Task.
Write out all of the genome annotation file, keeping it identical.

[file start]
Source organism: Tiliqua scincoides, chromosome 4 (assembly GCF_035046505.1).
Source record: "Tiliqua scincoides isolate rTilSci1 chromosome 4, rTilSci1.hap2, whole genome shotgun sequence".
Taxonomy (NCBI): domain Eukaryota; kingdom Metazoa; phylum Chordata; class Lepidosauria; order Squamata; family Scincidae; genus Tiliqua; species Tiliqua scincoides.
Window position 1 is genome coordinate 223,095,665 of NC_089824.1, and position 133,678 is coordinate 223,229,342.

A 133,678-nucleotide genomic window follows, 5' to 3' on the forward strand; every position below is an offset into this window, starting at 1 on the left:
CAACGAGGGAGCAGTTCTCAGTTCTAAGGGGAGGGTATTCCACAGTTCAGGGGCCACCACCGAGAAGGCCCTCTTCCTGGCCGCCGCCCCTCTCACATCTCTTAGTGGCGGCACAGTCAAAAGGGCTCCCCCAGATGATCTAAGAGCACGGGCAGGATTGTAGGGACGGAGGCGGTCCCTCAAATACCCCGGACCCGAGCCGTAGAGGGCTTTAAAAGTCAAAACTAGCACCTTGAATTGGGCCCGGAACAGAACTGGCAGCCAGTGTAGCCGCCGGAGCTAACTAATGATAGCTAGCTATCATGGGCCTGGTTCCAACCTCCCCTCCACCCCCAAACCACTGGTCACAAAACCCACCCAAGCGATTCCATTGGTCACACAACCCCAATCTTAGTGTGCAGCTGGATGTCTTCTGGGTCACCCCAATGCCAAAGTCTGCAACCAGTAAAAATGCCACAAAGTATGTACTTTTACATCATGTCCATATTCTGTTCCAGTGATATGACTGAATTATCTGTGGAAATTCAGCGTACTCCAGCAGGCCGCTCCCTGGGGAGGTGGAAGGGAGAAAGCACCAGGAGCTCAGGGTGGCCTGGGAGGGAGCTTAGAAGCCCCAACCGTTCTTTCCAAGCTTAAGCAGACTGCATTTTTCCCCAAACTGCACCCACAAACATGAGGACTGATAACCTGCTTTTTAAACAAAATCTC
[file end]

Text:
Source organism: Tiliqua scincoides, chromosome 4 (assembly GCF_035046505.1).
Source record: "Tiliqua scincoides isolate rTilSci1 chromosome 4, rTilSci1.hap2, whole genome shotgun sequence".
Taxonomy (NCBI): domain Eukaryota; kingdom Metazoa; phylum Chordata; class Lepidosauria; order Squamata; family Scincidae; genus Tiliqua; species Tiliqua scincoides.
Window position 1 is genome coordinate 223,095,665 of NC_089824.1, and position 133,678 is coordinate 223,229,342.

A 133,678-nucleotide genomic window follows, 5' to 3' on the forward strand; every position below is an offset into this window, starting at 1 on the left:
CAACGAGGGAGCAGTTCTCAGTTCTAAGGGGAGGGTATTCCACAGTTCAGGGGCCACCACCGAGAAGGCCCTCTTCCTGGCCGCCGCCCCTCTCACATCTCTTAGTGGCGGCACAGTCAAAAGGGCTCCCCCAGATGATCTAAGAGCACGGGCAGGATTGTAGGGACGGAGGCGGTCCCTCAAATACCCCGGACCCGAGCCGTAGAGGGCTTTAAAAGTCAAAACTAGCACCTTGAATTGGGCCCGGAACAGAACTGGCAGCCAGTGTAGCCGCCGGAGCTAACTAATGATAGCTAGCTATCATGGGCCTGGTTCCAACCTCCCCTCCACCCCCAAACCACTGGTCACAAAACCCACCCAAGCGATTCCATTGGTCACACAACCCCAATCTTAGTGTGCAGCTGGATGTCTTCTGGGTCACCCCAATGCCAAAGTCTGCAACCAGTAAAAATGCCACAAAGTATGTACTTTTACATCATGTCCATATTCTGTTCCAGTGATATGACTGAATTATCTGTGGAAATTCAGCGTACTCCAGCAGGCCGCTCCCTGGGGAGGTGGAAGGGAGAAAGCACCAGGAGCTCAGGGTGGCCTGGGAGGGAGCTTAGAAGCCCCAACCGTTCTTTCCAAGCTTAAGCAGACTGCATTTTTCCCCAAACTGCACCCACAAACATGAGGACTGATAACCTGCTTTTTAAACAAAATCTC